June 11, 2013
SO, WHATEVER happened to Ben Hogan's 1-iron? Well, nobody knows for sure. And never will. All we do know is that somewhere between the fourth round of the 1950 U.S. Open and the next day's 18-hole playoff, it went missing. Along with his shoes, as it turns out. And it remained that way for more than three decades. In 1973, the executive director of the USGA, P.J. Boatwright Jr., wrote to Hogan asking if he would donate the club to the association's museum. That's when Hogan finally admitted he didn't have it. Ten years later, club dealer Bobby Farino purchased an old set of MacGregor woods and matching irons for $150 at The Players Championship.
June 8, 2013 |
Merion Golf Club's East Course occupies its acreage so divinely that it is sometimes hard to believe the famed Haverford Township layout didn't look exactly that way at the Creation. Surely, perhaps on the day he rested and got the golf bug, God designed Cobbs Creek to wrap itself gracefully, like a gently clutching palm, around three sides of the picturesque 11th green. And in the beginning, there must have been that towering oak that looms above two front-nine fairways, a natural hazard as imposing as it is splendid.
June 29, 2001 |
MAIN LINE-BRED director M. Night Shyamalan blasted onto Hollywood's A-list with "The Sixth Sense," but he was also responsible for the treacly Rosie O'Donnell drama "Wide Awake. " With expectations high for his follow-up, would Shyamalan catch lightning in a bottle again? Reuniting with Bruce Willis, Shyamalan revisited the mystery-suspense genre with "Unbreakable" (VHS: priced for rental; DVD: $29.99), and like issue #2 of a serial, the novelty has started to wear off. Willis plays a man who survives a colossal train wreck without a scratch and, searching for answers, finds a brittle, wheelchair-bound Samuel L. Jackson.
September 29, 1986 |
"Bedroom Eyes. " A drama starring Dayle Haddon and Kenneth Gilman. Directed by William Fruet from a screenplay by Michael Alan Eddy. Photographed by Miklas Lente. Edited by Tony Larner. Music by John Tucker. Running time: 90 minutes. An RSL production. In area theaters. Canadian filmmaker William Fruet sneaks up on us with "Bedroom Eyes," a sneaky-dirty, new-style sex mystery. It's about passion gone awry, but not in the old-fashioned, Claude Chabrol sense. In this case, the victim of passion is one Harry Ross (Kenneth Gilman)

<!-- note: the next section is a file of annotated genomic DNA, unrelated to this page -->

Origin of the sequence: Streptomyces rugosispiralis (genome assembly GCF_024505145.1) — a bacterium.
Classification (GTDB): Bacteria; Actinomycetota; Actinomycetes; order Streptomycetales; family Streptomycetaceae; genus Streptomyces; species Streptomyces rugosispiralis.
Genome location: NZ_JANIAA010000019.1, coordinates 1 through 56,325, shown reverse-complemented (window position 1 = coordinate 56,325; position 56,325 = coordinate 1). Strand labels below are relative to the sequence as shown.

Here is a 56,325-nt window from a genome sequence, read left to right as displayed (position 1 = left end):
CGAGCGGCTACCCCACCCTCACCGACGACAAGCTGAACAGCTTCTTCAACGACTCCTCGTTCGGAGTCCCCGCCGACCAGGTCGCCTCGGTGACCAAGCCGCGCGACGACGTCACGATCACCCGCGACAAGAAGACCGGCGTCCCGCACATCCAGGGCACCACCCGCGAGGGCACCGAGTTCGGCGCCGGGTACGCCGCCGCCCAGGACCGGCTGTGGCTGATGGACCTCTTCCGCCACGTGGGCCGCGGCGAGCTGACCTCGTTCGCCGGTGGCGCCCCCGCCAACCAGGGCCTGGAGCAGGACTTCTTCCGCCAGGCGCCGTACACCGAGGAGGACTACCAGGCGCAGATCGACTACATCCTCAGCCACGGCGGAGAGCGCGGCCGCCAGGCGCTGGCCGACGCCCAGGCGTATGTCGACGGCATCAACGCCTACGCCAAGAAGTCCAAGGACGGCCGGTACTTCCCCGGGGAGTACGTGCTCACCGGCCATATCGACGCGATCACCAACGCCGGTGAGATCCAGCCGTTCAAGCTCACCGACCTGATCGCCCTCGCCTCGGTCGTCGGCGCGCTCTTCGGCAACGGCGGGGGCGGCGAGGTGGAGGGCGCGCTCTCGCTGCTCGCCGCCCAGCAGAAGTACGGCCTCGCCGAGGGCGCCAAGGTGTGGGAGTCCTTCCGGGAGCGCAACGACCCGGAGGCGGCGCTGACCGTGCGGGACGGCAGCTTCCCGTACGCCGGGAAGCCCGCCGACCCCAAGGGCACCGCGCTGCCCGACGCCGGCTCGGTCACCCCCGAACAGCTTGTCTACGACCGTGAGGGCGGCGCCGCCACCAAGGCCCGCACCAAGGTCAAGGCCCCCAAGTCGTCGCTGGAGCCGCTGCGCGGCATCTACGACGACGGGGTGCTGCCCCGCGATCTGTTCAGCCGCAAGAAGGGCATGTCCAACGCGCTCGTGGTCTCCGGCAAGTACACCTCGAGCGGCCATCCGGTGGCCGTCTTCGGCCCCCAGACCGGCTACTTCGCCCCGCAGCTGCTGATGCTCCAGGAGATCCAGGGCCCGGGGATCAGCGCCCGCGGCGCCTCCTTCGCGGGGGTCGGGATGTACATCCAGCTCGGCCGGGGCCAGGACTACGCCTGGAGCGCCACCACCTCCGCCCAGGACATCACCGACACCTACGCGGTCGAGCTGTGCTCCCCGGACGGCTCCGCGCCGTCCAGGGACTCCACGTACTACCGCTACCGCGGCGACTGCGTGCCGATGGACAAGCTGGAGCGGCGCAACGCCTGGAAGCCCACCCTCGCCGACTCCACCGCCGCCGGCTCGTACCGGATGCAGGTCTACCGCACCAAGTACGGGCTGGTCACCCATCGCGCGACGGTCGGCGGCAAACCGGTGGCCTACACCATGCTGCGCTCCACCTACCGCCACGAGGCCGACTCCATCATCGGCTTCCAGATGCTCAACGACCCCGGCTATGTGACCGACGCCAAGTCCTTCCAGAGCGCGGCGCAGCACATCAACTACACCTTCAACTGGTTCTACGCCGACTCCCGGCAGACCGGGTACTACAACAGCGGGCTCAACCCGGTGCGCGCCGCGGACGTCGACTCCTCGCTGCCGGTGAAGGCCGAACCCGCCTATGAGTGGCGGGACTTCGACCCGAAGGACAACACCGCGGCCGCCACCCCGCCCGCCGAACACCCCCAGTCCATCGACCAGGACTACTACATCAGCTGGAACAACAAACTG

February 4, 1987 |
The mysterious telephone call that appears on a phone bill usually is fairly easy to straighten out. Just call the phone company, and that's that. The customer who never placed the call won't be held responsible. But to the phone companies themselves, it's a more potent threat. This week, MCI Communications said such mystery calls were in a small way responsible for a $502.5 million loss in its fourth fiscal quarter. The company said it is suffering from fraud, as sophisticated criminals steal access codes, allowing them to complete a call and improperly charge it to a customer.
February 7, 2007 |
"After everything that I have been put through, you owe me an answer," Jack (Matthew Fox) tells one of The Others as ABC's "Lost" returns tonight. It doesn't really matter what Jack's question was - it hardly ever does - his demand for a reply is a statement of frustration that, as one reporter pointed out to the show's producers at a press conference last month, sounds as if it could have been taken almost word for word from one of the message boards where "Lost" fans gather to talk about the conspiracy that's so far held them captive for more than two years.
March 2, 1988 |
"Remember to keep your hands at your sides!" "And when you say you don't know who's behind a crime, you must mean it!" The director's admonitions, designed to perfect the actors' performances, resounded last Friday night in the 1796 Burlington County Court House on High Street, Mount Holly, during a final rehearsal of a play the company is excited about. The New Center Stage Theater company will give the South Jersey premiere performance of the play Something to Hide, a British murder-mystery released in this country in 1987, according to Charles West, NCS director.
July 4, 2003
A mystery of flight That little blue plane parked on someone's roof on Darby Road in downtown Darby was the greatest mystery my brothers and I confronted in our childhood. Forget Santa Claus. Forget the birds and the bees. Here was a true mystery. What was that little blue plane doing on someone's roof, and how did it get there? I am sure the mystery was shared by countless other youngsters leaving Delaware County via Island Avenue in the family station wagon on the way to the Jersey Shore.
October 18, 1987 |
You could be the bewitching temptress, or the hard-boiled detective, or - da da da dum - the victim. Mystery-murder parties, whether at a hotel or at home, can take the whodunit buff out of the paperbacks and right smack into the middle of his or her own fantasies. But the success of these parties depends largely on people who won't even be there. They are the people who write the mystery scripts. Two such authors live in the Northeast. Two years ago, Denise Baron and E. G. Green formed Postmortem Inc., a company that creates murder mysteries for parties and other functions.
March 2, 1990 |
Just when you think you've got a particular genre safely categorized, along comes the likes of John Lutz, author of the Edgar Award-winning Tropical Heat and his series main man, Fred Carver. His latest in paper has the unpromising title Kiss (Avon, $3.95) with its unfortunate echo of a local radio station and its horrendous TV ads. The case, unusual for the former policeman (now a private eye with a gimpy leg because of a bullet wound in a knee), finds him investigating the Florida Sunhaven Retirement Home where residents are dying.